In a crowded Mexico City nightclub at a party called 01-800-Perreo Millennial, producer Chico Sonido, in cyber-inspired athletic wear, hair tied into a handful of long braids, drops “Tamos Redy,” his track featuring Chilean reggaeton singer Tomasa Del Real. The track, originally released in 2016, is off his new album Club Redy, and upon hearing it, the crowd heaves. Born Jose Rosas, the producer shot the video for “Tamos Redy” with director Enciclopedia Color on a local rooftop. The CDMX crowd knows the words like a motto: “Terrible redy/Soy del futuro/Reggaeton oscuro/Cuello culo culo.” Producer BrunOG is next up on the night’s lineup and has a second to analyze Chico’s distinctive sound. “It’s reggaeton libre,” he reflects. “No rules.”

That lack of convention is a cardinal aspect of Chico Sonido’s career. The rogue producer is originally from Ciudad Obregón, the second largest city in the Mexican state of Sonora. He grew up listening to rancheras and banda, later watching movimiento alterado take hold among his peers. A member of Monterrey’s wildly innovative tribal guarachero scene, which launched 3Ball MTY, Rosas subsequently moved to Los Angeles, where he became involved with the Freak City collective best known for its bootleg streetwear remixes and high-octane social scene.

In Hollywood, Chico Sonido’s production work has swerved decisively into reggaeton. Club Redy is the culmination of these experimentations, a collection of previously unreleased material and singles that he’s put out over the last year and a half with the genre’s nascent divas. “Chupa Chupa” was recorded with Argentine-born, Spain-based artist Ms Nina, and became a club favorite when it was released in late 2015. Its girl gang-focused visuals are a celebration of the female hustler.

“Genres are kind of outdated; a 12-year-old can come up with a new music genre.”

“Atracción Fatal” featuring Paraguay’s Mi$$il – another Freak City collaborator – unfurls the vocalist’s sensual lyrics over a bare-bones perreo beat accentuated with heavy reverb flourishes. The album’s largely instrumental second half betrays its producer’s roots, dominated by a blend of Caribbean percussion, staccato riffs, and sped-up vocal samples.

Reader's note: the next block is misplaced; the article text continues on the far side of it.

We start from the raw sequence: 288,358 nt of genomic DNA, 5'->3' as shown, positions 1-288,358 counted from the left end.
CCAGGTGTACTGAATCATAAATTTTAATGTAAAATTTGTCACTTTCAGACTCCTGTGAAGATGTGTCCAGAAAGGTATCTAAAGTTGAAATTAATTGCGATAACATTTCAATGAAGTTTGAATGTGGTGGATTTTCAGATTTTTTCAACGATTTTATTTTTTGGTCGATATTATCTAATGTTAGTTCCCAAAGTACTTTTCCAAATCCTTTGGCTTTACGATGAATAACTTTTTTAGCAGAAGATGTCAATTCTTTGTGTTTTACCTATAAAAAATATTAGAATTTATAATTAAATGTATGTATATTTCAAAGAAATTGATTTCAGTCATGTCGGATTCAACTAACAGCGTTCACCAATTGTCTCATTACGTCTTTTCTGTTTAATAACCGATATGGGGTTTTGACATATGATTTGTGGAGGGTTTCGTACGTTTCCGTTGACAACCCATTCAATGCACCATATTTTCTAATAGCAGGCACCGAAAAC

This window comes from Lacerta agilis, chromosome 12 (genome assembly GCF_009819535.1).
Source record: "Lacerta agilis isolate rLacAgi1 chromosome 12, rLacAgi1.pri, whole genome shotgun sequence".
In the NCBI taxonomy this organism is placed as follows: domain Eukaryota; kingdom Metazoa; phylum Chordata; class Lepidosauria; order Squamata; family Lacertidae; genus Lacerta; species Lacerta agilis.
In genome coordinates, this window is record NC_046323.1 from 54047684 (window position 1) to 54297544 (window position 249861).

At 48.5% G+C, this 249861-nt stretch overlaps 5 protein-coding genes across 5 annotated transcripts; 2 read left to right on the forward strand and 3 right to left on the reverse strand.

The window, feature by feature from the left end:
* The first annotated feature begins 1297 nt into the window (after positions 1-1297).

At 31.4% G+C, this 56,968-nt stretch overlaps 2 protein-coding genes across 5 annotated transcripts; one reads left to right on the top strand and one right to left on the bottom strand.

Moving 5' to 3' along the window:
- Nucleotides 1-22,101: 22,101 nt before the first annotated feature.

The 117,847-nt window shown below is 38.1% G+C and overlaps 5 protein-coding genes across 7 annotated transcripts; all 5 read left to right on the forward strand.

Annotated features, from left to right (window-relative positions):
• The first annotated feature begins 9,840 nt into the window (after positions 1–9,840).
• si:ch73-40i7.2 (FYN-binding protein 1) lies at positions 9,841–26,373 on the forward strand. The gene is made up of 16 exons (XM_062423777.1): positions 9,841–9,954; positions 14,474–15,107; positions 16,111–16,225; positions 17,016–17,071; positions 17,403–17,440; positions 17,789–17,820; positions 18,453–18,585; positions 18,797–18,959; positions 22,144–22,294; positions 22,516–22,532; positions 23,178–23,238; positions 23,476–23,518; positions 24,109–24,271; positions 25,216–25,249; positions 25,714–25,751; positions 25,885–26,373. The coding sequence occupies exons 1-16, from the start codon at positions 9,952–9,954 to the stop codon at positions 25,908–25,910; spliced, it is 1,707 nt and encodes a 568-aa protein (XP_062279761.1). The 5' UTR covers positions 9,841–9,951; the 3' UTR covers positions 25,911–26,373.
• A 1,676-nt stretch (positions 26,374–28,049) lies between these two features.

Chico says the music of Club Redy was heavily influenced by Puerto Rican reggaeton pioneers like DJ Blass, DJ Nelson, as well as Dominican duo Luny Tunes, Netherland bubblin DJ Anti-G, and Jamaican dembow originator Bobby Digital. Like his last album, 2013’s Nalga Bass, Club Redy is party beats, a nocturnal soundtrack for a generation more irritated by than dedicated to musical genres and in constant search of the perfect cuello to culo body roll.

“I’ve been through many musical phases and would like to think that it has helped me develop my own production style, learning from both the good and the bad consequences of being too weird sometimes,” says Chico. “Today I would just say I make music. Genres are kind of outdated; a 12-year-old can come up with a new music genre. Actual music is more about the experience, being about that life, living it and with some luck being at the right place at the right time.”

You see that ability to locate the musical zeitgeist on Club Redy in the way Chico linked with a global assemblage of reggaeton’s rising stars, many of them women. “There is definitely that strong female energy and reggaetonera vibe to the album,” he says. Bay Area sad girl La Favi delivers a relaxed, kinky chorus for “Todo Friki,” and that same “Tamos Redy” video features Mexico City’s DJ Rosa Pistola, who Rosas calls “the mom of this futuristic reggaeton thing.” He credits her with popularizing his songs in her sets, keeping him up to date on emergent vocalists in the Mexican scene.

With Club Redy, Rosas, a regular guest DJ at Mexico City’s Mami Slut LGBTQ perreos, appears to be gunning for reggaeton’s new generation of fans, the ones who are ready for a clear alternative to the genre’s maligned reputation for producing macho lyricists. In the video for “Atracción Fatal,” shot in Brazil, Mi$$il destroys the camera with weaponized femme looks, glittering underboob sharing the visual focus with her genderqueer backup dancers. The clip for “Tamos Redy” also had a distinctly queer, militant energy. In each clip, Rosas appears for only a couple seconds, before ceding the floor once again to his featured artists.

There’s no denying that queer is hot these days, but this focus on inclusivity seems to be more about Chico’s own self-identification, developed through a series of geographic moves that have left him feeling more like a supporting character than any one genre’s protagonist. “I’ve been a musical outcast since I was very little and never had the background to fully belong in any particular scene,” he says. In this light, Club Redy‘s reggaeton libre seems to be more about throwing a rager for the kids whose invitations to the party used to get lost in the mail.

Chico Sonido’s Club Redy is out now.